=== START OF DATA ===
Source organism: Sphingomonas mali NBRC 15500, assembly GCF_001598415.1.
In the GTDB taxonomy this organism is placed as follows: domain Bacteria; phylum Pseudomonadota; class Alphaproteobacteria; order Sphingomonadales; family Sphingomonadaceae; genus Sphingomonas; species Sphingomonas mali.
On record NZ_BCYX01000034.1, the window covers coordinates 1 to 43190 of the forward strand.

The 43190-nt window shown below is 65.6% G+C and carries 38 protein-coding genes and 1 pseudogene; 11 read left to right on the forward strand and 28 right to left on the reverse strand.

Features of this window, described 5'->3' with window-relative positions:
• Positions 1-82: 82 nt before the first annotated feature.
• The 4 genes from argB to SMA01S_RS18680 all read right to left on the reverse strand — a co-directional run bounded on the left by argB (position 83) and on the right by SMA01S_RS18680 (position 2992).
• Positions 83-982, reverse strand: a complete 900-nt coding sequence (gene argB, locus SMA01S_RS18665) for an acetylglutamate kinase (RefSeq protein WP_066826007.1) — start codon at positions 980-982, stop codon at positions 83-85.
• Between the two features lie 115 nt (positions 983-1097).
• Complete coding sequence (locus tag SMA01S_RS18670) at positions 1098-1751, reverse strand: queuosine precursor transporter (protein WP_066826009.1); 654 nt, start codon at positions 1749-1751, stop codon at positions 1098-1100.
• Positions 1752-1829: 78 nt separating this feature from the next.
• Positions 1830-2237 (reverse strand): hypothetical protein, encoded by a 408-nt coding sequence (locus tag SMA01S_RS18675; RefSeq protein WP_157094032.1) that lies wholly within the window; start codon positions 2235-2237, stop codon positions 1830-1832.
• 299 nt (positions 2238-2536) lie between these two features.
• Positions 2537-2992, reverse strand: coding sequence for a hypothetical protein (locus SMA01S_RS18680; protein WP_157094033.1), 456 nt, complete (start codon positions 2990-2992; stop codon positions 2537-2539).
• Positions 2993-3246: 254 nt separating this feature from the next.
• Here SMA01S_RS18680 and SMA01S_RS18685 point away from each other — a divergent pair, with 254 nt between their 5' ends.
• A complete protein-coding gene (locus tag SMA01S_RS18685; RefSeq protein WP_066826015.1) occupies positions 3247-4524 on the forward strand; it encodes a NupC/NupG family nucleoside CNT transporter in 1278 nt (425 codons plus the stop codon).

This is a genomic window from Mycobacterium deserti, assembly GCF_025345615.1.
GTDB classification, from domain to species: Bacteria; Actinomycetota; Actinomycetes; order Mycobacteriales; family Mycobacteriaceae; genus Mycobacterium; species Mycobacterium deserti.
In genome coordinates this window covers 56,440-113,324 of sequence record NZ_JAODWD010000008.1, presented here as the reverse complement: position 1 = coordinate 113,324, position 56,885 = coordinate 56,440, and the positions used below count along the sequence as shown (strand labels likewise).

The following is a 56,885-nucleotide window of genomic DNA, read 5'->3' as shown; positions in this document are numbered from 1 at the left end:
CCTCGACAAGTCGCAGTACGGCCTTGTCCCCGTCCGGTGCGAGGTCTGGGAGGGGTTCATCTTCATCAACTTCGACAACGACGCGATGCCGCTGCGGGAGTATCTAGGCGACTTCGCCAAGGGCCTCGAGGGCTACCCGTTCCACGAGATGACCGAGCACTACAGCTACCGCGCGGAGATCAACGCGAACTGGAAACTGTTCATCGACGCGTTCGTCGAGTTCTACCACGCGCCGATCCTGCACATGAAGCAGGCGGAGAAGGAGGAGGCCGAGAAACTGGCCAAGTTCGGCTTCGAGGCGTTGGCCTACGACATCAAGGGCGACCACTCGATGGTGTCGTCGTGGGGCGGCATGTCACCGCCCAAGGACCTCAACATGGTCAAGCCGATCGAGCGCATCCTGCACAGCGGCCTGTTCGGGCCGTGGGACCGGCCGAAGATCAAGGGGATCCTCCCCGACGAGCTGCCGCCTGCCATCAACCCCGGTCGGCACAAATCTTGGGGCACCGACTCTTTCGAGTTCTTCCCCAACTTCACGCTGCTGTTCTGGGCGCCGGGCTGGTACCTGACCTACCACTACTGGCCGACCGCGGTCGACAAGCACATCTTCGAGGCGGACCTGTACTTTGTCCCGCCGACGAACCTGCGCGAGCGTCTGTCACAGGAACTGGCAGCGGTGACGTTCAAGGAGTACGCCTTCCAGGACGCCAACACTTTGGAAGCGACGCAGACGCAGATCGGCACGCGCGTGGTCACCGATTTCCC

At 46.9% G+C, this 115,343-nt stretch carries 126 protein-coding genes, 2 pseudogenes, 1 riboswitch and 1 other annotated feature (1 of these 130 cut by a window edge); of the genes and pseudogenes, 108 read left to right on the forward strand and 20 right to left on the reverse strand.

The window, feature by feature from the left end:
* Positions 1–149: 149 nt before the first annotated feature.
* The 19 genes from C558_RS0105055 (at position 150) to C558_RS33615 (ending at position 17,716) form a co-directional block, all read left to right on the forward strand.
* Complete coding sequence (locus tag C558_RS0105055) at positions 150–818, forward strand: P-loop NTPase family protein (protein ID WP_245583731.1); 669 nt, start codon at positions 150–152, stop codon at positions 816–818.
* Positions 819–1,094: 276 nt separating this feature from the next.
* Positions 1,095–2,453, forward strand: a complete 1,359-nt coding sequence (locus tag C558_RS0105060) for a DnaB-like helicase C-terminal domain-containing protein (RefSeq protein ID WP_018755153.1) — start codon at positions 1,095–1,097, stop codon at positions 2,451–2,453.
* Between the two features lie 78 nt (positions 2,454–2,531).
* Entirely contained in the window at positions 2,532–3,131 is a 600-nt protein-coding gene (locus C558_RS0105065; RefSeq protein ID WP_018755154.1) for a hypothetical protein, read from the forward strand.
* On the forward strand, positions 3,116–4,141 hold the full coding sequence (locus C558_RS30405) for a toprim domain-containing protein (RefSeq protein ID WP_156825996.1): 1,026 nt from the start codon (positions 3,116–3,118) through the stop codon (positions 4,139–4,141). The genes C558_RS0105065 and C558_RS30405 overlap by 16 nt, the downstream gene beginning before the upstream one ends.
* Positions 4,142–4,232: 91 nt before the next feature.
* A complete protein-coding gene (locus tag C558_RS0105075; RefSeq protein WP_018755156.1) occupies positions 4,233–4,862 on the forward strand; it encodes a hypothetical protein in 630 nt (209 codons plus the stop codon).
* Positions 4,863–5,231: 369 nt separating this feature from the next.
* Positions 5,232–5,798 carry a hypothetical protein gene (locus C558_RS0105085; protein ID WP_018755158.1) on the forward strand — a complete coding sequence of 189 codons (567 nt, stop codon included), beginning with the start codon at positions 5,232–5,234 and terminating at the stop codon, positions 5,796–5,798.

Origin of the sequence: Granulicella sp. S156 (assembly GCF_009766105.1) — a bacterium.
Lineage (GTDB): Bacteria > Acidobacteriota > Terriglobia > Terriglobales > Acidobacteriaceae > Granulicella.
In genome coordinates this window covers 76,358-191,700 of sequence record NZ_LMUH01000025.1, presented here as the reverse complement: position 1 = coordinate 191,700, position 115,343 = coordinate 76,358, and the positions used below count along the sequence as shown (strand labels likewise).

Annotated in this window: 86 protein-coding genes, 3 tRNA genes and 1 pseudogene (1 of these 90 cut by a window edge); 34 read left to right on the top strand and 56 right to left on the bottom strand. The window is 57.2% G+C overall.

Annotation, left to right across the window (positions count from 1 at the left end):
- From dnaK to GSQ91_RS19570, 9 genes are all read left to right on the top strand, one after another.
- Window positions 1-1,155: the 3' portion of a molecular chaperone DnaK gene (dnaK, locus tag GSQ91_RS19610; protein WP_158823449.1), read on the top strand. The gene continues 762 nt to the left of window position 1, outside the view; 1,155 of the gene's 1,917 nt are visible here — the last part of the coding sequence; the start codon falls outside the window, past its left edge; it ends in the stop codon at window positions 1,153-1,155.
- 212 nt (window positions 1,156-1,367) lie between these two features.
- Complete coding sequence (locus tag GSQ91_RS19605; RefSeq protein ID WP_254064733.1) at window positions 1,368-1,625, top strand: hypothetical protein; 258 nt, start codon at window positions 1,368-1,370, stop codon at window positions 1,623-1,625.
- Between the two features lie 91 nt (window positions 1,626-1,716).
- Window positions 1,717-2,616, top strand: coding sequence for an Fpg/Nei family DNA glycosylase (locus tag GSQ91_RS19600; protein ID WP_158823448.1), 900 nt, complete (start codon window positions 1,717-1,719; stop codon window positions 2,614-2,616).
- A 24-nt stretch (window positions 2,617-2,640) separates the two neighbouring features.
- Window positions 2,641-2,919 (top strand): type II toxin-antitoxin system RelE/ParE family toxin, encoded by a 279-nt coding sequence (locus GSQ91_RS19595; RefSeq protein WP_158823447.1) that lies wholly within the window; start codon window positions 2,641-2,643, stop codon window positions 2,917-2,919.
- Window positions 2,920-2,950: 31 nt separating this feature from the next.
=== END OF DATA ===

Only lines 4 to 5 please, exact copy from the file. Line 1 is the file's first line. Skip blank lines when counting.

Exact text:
The 43190-nt window shown below is 65.6% G+C and carries 38 protein-coding genes and 1 pseudogene; 11 read left to right on the forward strand and 28 right to left on the reverse strand.

Features of this window, described 5'->3' with window-relative positions: